The last 15 years have been busy for Terence. He moved to Chicago and started a family. He got his degree and is working toward a PHD in community psychology. He’s used his knowledge of five different languages to find work and build community. The days are quite demanding for the local community leader and Heartland Alliance employee.
As we honor World Refugee Day, Terence’s rise is something to celebrate. Terence is a refugee, having fled during the Burundi Civil war in the nineties. For over a decade, he lived in a number of refugee camps across Tanzania and Zambia, with few resources and virtually no support.
Terence’s new life began in 2004, when his resettlement paperwork suddenly processed in a rapid fashion – throwing him on a plane and flying him to Chicago with little to no information. That evening, he was brought to a small third-floor apartment on the northside, furnished with just an old fold-up couch and a refrigerator stocked with food. Terence did not eat that evening.
“I was still getting over all that had just happened. you cannot say you have an egg until you have it in your hand. That uncertainty of my resettlement was very, very stressful.”
It was difficult learning a new way of life in those first few years. Coming from a decade of hunger, violence, and uncertainty left Terence without much trust for his new home. But the city quickly welcomed Terence with open arms. Volunteers and teachers showed him community – and supported his incredible capacity to learn and grow. New friends from local immigrant and refugee communities taught him he was far from alone. Resettlement social workers ensured that he had the resources necessary to thrive.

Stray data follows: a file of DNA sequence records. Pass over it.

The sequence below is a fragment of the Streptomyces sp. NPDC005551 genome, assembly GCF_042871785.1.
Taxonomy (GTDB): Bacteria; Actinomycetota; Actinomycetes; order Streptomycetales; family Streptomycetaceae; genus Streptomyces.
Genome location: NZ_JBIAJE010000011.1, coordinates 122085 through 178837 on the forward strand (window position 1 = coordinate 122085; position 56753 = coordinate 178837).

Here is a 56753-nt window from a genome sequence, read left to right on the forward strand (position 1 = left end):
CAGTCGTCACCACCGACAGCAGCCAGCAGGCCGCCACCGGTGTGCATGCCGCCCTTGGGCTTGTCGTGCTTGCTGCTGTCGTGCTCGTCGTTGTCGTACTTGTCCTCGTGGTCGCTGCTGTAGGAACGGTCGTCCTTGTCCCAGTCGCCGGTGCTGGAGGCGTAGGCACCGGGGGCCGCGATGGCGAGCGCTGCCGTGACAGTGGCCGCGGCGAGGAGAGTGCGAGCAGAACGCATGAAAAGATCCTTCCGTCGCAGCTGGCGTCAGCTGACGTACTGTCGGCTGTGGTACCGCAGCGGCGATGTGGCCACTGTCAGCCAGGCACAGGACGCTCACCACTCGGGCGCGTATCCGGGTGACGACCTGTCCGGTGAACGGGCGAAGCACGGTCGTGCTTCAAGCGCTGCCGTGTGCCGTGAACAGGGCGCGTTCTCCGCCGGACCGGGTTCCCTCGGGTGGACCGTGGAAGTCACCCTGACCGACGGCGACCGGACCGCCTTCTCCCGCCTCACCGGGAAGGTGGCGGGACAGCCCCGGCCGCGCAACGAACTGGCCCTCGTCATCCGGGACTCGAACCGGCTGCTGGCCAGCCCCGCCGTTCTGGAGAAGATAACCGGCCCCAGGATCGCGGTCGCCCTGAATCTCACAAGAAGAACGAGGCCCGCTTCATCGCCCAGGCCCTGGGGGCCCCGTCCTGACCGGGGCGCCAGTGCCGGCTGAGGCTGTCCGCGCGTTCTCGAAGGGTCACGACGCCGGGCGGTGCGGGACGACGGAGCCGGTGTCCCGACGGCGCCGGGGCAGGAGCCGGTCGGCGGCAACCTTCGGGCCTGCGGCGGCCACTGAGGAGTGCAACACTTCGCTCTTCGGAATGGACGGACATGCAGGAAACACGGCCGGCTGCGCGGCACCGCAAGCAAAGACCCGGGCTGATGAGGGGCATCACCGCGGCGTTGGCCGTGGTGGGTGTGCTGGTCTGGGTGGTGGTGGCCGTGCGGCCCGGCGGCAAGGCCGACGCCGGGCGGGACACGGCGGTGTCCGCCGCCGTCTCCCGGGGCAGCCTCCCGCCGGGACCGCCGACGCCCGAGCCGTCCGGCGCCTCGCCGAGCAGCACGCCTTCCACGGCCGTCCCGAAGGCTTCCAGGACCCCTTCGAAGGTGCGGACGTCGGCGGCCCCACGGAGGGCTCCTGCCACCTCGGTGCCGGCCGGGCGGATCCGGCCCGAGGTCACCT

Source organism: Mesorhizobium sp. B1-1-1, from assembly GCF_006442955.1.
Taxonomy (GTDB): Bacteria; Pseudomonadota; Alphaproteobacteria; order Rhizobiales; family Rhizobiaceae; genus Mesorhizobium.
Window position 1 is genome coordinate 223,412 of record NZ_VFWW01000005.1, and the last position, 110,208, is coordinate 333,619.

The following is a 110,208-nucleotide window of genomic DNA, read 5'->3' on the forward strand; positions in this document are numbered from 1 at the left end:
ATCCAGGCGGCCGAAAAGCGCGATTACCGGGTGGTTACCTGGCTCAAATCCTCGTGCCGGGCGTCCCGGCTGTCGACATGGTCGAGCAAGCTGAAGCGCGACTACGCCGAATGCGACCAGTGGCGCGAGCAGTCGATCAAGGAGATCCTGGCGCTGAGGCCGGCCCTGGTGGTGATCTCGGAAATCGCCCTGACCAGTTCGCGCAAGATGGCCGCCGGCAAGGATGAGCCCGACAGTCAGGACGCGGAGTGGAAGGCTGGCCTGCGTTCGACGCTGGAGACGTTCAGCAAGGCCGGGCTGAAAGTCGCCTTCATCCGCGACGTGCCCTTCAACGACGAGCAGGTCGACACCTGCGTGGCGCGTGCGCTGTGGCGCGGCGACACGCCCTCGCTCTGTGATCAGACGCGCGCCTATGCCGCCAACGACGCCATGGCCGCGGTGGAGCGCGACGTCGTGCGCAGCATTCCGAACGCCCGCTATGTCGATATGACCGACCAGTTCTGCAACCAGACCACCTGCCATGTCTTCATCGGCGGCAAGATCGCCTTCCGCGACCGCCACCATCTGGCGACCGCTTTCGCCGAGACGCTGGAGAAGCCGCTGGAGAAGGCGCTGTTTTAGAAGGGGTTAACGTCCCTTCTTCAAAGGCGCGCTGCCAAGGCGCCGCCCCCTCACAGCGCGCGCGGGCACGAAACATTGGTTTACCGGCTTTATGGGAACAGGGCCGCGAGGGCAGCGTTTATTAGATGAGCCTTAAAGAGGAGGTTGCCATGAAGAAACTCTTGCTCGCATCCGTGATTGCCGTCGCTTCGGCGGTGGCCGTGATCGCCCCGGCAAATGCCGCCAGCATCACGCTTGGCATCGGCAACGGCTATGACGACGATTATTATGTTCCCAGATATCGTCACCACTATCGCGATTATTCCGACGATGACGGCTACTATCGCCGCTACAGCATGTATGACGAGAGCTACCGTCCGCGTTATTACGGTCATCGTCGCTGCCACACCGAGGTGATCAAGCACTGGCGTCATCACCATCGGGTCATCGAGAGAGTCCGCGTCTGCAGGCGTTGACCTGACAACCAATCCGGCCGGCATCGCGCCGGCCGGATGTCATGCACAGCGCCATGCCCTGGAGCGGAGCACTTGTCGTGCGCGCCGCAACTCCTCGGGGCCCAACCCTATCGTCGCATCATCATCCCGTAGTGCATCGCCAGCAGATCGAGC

One woman in particular made the biggest impact in his life. A retired Truman College professor took him under her wing after a chance encounter, bumping into one another in the school’s hallways. She would go on to show him his new city – teaching him about public transportation, American culture, language quirks and the like.
“She really helped me, and I’m so happy to have had her – I call her my mom. It inspired me to do the work that I do today. She told me I would be a good social worker, and now I am here today.”
Terence has been working for Heartland Alliance for thirteen years now – as a case manager, a translator, and shelter worker. He’s used his experiences, his five different languages, and his empathic connection with fellow refugees to help countless refugees and immigrants rebuild their lives in our city.
“I’m proud to work with Heartland because I have to give back. I’ve been helped, and I need to help other people to – especially new immigrants. Heartland helps you understand that you are home. That sort of support is very important – and I can give it.”
Terence believes that his new life in Chicago would be possible without those who chose to support him in his journey – and he’s continued that welcoming tradition ever since. Refugees from all walks of life know of Terence personally, and often greet him as a mentor and good friend. The embodiment of a helping hand, Terence looks forward to his future as a psychologist that serves vulnerable populations. He believes that we all have a part in welcoming our newest neighbors, and this World Refugee Day, he looks to you as well.
“Refugees are resilient, and can thrive in any situation. All that they need are resources. They need you. Get close to your refugee neighbors, support local agencies like Heartland Alliance, and take the initiative.”